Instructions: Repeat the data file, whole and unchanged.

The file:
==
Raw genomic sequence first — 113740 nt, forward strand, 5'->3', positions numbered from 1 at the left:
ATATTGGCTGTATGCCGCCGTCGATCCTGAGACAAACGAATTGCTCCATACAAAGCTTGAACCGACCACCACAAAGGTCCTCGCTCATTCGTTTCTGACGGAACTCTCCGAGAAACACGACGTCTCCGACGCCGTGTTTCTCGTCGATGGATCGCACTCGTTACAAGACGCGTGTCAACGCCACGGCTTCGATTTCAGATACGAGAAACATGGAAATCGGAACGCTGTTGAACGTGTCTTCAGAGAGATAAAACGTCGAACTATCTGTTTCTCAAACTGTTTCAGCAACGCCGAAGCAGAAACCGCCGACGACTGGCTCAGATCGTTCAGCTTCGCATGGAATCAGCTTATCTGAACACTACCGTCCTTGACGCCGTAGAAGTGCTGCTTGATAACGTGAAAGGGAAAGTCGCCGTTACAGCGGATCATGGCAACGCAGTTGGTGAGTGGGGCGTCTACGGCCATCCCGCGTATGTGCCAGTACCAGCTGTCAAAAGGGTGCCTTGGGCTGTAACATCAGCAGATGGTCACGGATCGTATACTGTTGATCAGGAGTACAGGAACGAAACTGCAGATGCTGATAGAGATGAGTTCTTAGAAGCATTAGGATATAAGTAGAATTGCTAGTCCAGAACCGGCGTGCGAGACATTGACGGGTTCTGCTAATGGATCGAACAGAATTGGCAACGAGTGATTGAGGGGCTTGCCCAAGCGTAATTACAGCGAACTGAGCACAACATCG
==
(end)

Raw genomic sequence first — 113740 nt, forward strand, 5'->3', positions numbered from 1 at the left:
ATATTGGCTGTATGCCGCCGTCGATCCTGAGACAAACGAATTGCTCCATACAAAGCTTGAACCGACCACCACAAAGGTCCTCGCTCATTCGTTTCTGACGGAACTCTCCGAGAAACACGACGTCTCCGACGCCGTGTTTCTCGTCGATGGATCGCACTCGTTACAAGACGCGTGTCAACGCCACGGCTTCGATTTCAGATACGAGAAACATGGAAATCGGAACGCTGTTGAACGTGTCTTCAGAGAGATAAAACGTCGAACTATCTGTTTCTCAAACTGTTTCAGCAACGCCGAAGCAGAAACCGCCGACGACTGGCTCAGATCGTTCAGCTTCGCATGGAATCAGCTTATCTGAACACTACCGTCCTTGACGCCGTAGAAGTGCTGCTTGATAACGTGAAAGGGAAAGTCGCCGTTACAGCGGATCATGGCAACGCAGTTGGTGAGTGGGGCGTCTACGGCCATCCCGCGTATGTGCCAGTACCAGCTGTCAAAAGGGTGCCTTGGGCTGTAACATCAGCAGATGGTCACGGATCGTATACTGTTGATCAGGAGTACAGGAACGAAACTGCAGATGCTGATAGAGATGAGTTCTTAGAAGCATTAGGATATAAGTAGAATTGCTAGTCCAGAACCGGCGTGCGAGACATTGACGGGTTCTGCTAATGGATCGAACAGAATTGGCAACGAGTGATTGAGGGGCTTGCCCAAGCGTAATTACAGCGAACTGAGCACAACATCG